Some Rust Belt Chic History

Rust Belt Chic is a dated cultural artifact. As the term implies, the appreciation of this blue collar ethos is snooty. Harvey Pekar’s wife Joyce Brabner explains:

I’ll tell you the relationship between New York and Cleveland. We are the people that all those anorexic vampires with their little black miniskirts and their black leather jackets come to with their video cameras to document Rust Belt chic. MTV people knocking on our door, asking to get pictures of Harvey emptying the garbage, asking if they can shoot footage of us going bowling. But we don’t go bowling, we go to the library, but they don’t want to shoot that. So, that’s it. We’re just basically these little pulsating jugular veins waiting for you guys to leech off some of our nice, homey, backwards Cleveland stuff.

I love that quote (from the mid-1990s). It puts Anthony Bourdain’s celebration of Pekar in a different light, an exploitative one. Brabner also highlights the important linkages between Cleveland and New York City. Regardless, authentic Rust Belt is a cosmopolitan preoccupation.

So what, if anything, has changed over the last 15-years? There’s big difference between documenting Rust Belt Chic and going native. Furthermore, economic refugees from the region are among those who romanticize the culture. For this demographic, Rust Belt Chic is nostalgia. It’s a taste of home. It’s the distinction between ruin porn and art. It’s a form of nationalistic pride.

The current iteration of Rust Belt Chic speaks to people intimate with the landscape. The following example seems, at first, to be more ruin porn:

Part of the success of vacationing in a dying industrial hot-spot is to have like-minded travel mates who also want to spend a goodly amount of time riding bicycles up hills as well as be surrounded by abandon buildings, lots of brickwork, the oxidized colors of industrial decay, and loud, sometimes sudden clanging noises. Luckily my buds Meg and Jean are exactly those type of people. And we were doubly lucky to be housed by our New England ex-pat friends Miriam and Jeffery.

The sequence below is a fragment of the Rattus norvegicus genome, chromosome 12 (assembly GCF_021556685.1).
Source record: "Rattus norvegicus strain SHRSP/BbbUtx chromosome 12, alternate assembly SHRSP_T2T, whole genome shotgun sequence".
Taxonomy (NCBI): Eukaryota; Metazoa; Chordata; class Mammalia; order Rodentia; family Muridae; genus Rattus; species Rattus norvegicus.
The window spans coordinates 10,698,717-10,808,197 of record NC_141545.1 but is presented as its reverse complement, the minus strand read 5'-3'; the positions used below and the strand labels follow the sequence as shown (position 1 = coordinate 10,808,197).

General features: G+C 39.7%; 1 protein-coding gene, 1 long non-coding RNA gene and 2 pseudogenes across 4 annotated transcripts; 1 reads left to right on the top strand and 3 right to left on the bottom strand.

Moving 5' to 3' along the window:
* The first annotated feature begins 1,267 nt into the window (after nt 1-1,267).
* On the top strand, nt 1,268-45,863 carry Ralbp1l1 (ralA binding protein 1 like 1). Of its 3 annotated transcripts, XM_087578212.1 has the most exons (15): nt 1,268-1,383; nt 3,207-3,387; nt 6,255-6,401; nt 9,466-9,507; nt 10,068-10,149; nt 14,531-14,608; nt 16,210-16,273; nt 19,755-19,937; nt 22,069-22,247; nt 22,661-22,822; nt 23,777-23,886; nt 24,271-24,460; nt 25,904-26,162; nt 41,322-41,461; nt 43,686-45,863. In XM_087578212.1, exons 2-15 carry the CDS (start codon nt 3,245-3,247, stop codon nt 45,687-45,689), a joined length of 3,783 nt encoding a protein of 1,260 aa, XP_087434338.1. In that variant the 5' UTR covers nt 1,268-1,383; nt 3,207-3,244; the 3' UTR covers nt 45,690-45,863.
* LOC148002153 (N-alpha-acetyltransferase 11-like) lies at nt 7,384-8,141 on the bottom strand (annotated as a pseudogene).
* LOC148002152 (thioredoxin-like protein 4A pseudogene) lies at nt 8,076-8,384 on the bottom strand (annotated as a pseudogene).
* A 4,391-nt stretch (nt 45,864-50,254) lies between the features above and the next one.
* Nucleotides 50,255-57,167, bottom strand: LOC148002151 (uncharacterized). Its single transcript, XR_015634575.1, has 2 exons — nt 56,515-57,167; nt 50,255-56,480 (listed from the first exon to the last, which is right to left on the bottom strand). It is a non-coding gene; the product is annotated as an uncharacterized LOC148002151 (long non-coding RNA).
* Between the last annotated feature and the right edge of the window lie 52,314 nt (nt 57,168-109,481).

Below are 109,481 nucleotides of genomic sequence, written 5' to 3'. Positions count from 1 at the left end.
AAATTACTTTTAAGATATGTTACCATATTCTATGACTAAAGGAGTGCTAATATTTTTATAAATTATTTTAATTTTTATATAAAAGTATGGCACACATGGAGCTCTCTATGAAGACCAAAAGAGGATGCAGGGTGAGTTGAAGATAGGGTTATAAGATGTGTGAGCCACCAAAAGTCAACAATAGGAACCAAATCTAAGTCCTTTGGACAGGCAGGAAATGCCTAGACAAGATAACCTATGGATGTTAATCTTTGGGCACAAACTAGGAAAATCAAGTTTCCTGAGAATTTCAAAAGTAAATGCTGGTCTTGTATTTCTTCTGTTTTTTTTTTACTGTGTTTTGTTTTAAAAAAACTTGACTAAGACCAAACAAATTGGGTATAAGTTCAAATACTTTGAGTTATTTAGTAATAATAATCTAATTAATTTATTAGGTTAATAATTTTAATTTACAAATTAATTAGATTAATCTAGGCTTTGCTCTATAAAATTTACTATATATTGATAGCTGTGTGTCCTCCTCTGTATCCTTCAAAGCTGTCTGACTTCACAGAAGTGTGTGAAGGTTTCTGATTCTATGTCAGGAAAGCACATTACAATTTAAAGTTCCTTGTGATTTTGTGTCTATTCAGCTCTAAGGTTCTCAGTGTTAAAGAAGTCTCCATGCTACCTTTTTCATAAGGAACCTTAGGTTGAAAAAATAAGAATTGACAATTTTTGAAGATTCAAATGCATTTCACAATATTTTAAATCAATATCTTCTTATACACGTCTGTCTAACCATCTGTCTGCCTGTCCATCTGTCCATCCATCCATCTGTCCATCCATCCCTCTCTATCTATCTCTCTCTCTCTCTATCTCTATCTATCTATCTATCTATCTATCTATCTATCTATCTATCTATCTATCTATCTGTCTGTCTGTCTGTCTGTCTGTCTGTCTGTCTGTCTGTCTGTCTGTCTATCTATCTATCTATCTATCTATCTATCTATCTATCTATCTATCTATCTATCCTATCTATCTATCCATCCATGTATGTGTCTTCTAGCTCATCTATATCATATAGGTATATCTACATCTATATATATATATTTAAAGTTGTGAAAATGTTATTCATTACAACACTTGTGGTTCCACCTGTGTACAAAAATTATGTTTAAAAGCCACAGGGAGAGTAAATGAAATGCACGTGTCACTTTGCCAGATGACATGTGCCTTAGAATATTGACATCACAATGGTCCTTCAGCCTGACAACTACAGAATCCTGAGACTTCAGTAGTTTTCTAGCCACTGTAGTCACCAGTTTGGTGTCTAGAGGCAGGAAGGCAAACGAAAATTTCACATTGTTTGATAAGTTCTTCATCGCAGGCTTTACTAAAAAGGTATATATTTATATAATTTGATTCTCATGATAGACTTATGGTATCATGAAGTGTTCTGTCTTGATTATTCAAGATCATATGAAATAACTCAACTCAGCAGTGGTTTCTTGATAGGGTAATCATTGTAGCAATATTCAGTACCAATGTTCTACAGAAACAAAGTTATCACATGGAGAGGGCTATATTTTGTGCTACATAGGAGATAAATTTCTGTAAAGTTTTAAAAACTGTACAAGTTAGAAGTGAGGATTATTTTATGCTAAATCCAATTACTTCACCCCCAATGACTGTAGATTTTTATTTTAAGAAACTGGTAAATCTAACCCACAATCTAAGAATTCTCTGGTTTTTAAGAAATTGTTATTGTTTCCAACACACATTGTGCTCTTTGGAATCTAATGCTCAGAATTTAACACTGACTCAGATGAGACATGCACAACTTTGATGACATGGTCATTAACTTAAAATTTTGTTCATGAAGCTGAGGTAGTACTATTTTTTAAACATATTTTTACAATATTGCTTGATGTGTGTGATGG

“Dying industrial hot-spot” is quite the oxymoron. But so is New England ex-pats living in Pittsburgh. Miriam clues us in about the relocation decision:

So long Providence – hello western PA. Yes, we packed up and moved to Pittsburgh. We really did it. Here we are. Pittsburgh! There is a great post-industrial decay vibe here that is really exciting. Kind of like Providence ten years ago, before it sucked.

Providence has substantial Rust Belt city credentials. There is considerable interest in the “post-industrial decay vibe” among artists. I should note that Miriam and Jefferey opened a cafe in Morningside. I think they qualify as members of Pittsburgh’s burgeoning hipster scene, a Rust Belt Chic community. They are indicators of an important talent migration to Pittsburgh that has been going on longer than many people think.

Bottom line, Rust Belt Chic influences relocation decisions. Pittsburgh is on the map for connoisseurs of urban frontiers. It’s a cool destination.

Back to Bourdain and Pekar:

What a two minute overview might depict as a dying, post-industrial town, Harvey celebrated as a living, breathing, richly textured society.

A place so incongruously and uniquely…seductive that I often fantasize about making my home there. Though I’ve made television all over the world, often in faraway and “exotic” places, it’s the Cleveland episode that is my favorite–and one about which I am most proud.

A New Yorker from New Jersey is fantasizing about moving to Cleveland. That’s the upside to Rust Belt Chic and a movement I see taking root. Each shrinking city would seem to have its own unique brand to pitch to those looking for alternatives to their first-tier city digs. Now is a good time to come home.

Rust Belt Chic Duluth

Rust Belt Chic is easy to define. Concerning your struggling hometown, your attitude shifts from shame to pride. Far down the road in the future, the migration to Rust Belt cities will include people who wish they were from there. Then I might seriously consider the angst about the trend. Mayor Don Ness about Duluth’s transformation:

“For a long time, when I was growing up, if someone was talented they would feel a need to distance themselves from [Duluth],” Ness said without mentioning Exhibit A: Bob Dylan. The iconic troubadour was born on the city’s steep hillside just a few blocks from where Ness grew up a generation later, but Dylan only recently admitted it.

“I’m not sure exactly when it happened, but at a certain point it became a point of real pride to say, ‘We’re from Duluth,'” Ness said. “That’s the most important change of the past decade for our city: People are proud of where they’re from and the cool things happening up here.”

Rust Belt Chic, it’s personal. The history and culture you once tried to escape, you now seek. That’s the extent of the revitalization. It takes someone from a place like Pittsburgh to appreciate the bones of Greenville, SC. What’s so troubling about this urban aesthetic? That it helps to sell jeans and automobiles?

Seeing Rust Belt cities in a positive light is a good thing. Doing so doesn’t gloss over the blight and social injustice. Rust Belt Chic is about action, not waving civic pom-poms. People care about what happens to urban Duluth and Detroit. Not too long ago, that wasn’t the case.